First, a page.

I thought about whether or not to put this on, not because I wasn't surprised by how much I hated it ( I was), but because I've grown embarrassed by my lack of enthusiasm for this book. Too begin with, I got this book for my 25th birthday from a good friend. He had not read it however, but heard it was good (he's not a big reader anyway, and this was a bible sized tome). I tried to read it that summer and gave up three times! I couldn't get more then a hundred pages in. It was bad. I wasn't too concerned until three successive events. The first was an interview with Pynchon I read in some literary magazine, extolling the man to the heavens and proclaiming him to be writing on a higher level then most. Well I didn't like that, so I went back and read the monster. It was terrible, like a forced death march. I decided the aforementioned article was bull and was ready to move on when the next two occurrences took place. a) I found Gravity's Rainbow listed in a 100 books to read before you die, and b) I found Pynchon on a 25 greatest living authors list. I was really humbled, and have been apprehensive to divulge my inability to understand or enjoy that book. But I really hated it. It was muddled and vile, dense and completely unengaging. I thought it stunk.
3) Just After Sunset by Stephen King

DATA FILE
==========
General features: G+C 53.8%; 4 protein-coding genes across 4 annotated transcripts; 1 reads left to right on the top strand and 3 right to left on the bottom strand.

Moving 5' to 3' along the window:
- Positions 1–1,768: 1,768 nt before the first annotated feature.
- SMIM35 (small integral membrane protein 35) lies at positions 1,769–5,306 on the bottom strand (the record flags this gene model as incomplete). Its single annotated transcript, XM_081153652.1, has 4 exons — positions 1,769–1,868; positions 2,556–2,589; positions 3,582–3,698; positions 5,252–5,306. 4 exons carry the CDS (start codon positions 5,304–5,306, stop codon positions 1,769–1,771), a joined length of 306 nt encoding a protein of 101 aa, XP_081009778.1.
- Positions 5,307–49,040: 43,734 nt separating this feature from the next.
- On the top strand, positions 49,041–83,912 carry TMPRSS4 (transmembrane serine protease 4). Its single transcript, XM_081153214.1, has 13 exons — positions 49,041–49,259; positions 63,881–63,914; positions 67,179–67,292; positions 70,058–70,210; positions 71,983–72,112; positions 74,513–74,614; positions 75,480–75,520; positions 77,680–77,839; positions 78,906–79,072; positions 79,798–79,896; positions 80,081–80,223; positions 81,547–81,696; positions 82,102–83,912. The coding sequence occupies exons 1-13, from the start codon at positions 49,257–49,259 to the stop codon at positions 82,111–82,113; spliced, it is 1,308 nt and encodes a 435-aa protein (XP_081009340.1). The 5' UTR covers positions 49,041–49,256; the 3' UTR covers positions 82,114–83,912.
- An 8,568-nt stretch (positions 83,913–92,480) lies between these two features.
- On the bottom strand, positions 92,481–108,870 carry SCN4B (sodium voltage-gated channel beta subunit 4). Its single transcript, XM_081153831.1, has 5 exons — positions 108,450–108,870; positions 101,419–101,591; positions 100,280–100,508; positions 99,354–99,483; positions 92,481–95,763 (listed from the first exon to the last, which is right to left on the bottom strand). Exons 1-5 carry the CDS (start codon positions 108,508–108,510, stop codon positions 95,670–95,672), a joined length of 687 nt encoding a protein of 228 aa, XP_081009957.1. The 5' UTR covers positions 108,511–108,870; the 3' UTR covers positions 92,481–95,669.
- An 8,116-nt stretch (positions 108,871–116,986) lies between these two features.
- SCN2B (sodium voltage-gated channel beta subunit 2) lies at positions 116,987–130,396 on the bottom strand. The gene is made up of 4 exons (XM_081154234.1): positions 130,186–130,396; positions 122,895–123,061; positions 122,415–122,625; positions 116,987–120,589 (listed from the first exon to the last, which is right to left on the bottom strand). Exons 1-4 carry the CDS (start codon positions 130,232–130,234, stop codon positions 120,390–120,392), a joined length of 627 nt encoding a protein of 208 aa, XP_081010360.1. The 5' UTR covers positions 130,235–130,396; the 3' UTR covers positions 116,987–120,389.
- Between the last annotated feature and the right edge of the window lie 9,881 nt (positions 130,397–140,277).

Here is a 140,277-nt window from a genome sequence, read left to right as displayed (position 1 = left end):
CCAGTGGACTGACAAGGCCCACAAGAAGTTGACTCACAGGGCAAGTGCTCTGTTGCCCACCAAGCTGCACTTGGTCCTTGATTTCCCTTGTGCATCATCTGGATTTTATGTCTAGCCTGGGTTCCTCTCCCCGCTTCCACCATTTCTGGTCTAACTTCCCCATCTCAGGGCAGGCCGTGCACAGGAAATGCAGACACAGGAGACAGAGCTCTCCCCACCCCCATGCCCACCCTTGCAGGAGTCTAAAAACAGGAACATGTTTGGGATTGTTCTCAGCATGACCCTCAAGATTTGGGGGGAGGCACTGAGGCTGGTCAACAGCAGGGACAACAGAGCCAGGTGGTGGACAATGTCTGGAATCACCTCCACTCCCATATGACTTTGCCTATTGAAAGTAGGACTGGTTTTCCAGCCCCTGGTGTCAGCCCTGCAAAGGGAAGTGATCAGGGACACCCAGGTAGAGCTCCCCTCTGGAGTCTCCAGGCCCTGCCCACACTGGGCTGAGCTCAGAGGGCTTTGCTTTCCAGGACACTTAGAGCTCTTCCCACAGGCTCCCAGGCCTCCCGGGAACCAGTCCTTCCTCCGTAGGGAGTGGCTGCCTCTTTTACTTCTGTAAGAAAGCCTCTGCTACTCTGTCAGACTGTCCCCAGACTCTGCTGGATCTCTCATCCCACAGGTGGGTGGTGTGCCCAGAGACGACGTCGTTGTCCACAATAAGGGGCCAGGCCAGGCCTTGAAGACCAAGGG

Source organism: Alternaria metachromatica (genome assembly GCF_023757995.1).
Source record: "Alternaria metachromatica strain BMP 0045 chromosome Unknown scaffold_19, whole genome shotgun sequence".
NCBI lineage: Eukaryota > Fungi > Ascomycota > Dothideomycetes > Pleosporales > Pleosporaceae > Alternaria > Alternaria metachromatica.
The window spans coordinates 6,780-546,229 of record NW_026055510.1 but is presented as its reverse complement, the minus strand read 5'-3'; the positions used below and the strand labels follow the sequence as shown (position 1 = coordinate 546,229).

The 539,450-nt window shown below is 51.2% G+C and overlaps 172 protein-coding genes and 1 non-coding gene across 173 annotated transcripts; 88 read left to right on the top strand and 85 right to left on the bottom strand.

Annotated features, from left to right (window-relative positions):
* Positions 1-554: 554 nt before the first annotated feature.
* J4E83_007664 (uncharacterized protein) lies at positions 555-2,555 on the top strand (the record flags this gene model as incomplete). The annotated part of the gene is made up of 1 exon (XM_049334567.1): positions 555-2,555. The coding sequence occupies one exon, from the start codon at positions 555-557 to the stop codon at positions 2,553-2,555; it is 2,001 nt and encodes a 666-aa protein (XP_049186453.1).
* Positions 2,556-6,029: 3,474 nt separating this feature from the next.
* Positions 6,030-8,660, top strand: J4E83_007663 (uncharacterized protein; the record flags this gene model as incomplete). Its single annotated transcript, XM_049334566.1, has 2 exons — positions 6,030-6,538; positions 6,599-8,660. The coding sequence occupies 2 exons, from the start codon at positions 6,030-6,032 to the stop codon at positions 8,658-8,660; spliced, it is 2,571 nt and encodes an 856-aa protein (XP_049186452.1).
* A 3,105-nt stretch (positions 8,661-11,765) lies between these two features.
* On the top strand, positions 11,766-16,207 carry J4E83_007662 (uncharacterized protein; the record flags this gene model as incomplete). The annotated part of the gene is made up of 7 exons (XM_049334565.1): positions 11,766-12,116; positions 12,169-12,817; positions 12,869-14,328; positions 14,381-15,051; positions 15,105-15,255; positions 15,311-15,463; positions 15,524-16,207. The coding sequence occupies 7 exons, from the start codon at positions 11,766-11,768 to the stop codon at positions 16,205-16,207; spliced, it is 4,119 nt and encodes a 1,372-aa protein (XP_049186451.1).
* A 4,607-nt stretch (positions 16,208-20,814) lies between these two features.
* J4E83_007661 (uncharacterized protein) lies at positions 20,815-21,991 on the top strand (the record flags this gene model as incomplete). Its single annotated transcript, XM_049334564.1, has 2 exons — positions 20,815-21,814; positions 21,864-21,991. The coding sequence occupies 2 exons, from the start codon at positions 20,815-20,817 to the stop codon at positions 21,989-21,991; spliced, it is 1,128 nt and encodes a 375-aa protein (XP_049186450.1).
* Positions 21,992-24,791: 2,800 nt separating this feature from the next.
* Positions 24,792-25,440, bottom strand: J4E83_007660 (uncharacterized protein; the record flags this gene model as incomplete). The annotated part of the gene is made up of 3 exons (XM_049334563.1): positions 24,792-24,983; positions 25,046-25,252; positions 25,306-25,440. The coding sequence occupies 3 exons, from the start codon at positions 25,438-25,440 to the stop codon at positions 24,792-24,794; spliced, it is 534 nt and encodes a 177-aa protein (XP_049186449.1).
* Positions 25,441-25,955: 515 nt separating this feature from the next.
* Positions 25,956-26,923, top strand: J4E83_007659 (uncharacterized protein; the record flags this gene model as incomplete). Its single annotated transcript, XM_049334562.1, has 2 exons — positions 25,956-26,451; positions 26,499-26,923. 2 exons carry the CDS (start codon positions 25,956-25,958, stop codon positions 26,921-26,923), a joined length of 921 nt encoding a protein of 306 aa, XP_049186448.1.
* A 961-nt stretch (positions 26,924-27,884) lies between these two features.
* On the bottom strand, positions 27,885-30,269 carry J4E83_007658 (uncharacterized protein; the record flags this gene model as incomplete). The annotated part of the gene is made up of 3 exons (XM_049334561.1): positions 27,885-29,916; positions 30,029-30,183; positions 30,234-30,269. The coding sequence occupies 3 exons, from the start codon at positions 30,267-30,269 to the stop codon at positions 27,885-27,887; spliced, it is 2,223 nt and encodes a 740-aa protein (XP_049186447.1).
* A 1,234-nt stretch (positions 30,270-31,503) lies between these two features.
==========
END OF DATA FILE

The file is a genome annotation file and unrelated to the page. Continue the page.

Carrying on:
I hate to put Steve on here because I have spent a lot of time talking him up to skeptics, especially in terms of the quality of his short stories, which is what makes this such a bitter disappointment. To begin with Stephen King has written some honestly great short stories, a handful of real gems, and a lot of good short stories, and in my opinion a couple of greatish novels ( The Stand, From A Buick 8, The Green Mile, The Girl Who Loved Tom Gordon, Different Seasons). And of course he has written a huge pile of kind of not good novels, and a couple of pure shit storms (Rose Madder, Duma Key, Cujo, Lisey's Story, Firestarter, Christine, Dead Zone). But the guy writes twenty four hours a day and publishes everything, so what can you do. I always try to defend his good stuff, because I think it's really good, and I always praise his short story collections, because they have been really worthwhile. But now he's shot me down at the knees with Just After Sunset, a new collection of short stories that really blows. There was not one stand out in the whole slew. To make matters worse (worse then paper thin characters and a clanking dues ex machina) he has started setting most of his stuff in Florida, and I hate Florida. I don't like anything about it. Maybe it's just my northeastern snobbery, but I think Florida is the pits. I like other southern places and I like the Midwest, and the northwest and so on, but Florida, like Arkansas, holds no glamor for me. I could really do without it, and apparently Steve is newly enchanted by the sunsets on the gulf and what not. Which is a dam shame as his affinity for writing about Maine has really warmed my heart over the years. He's getting old I guess.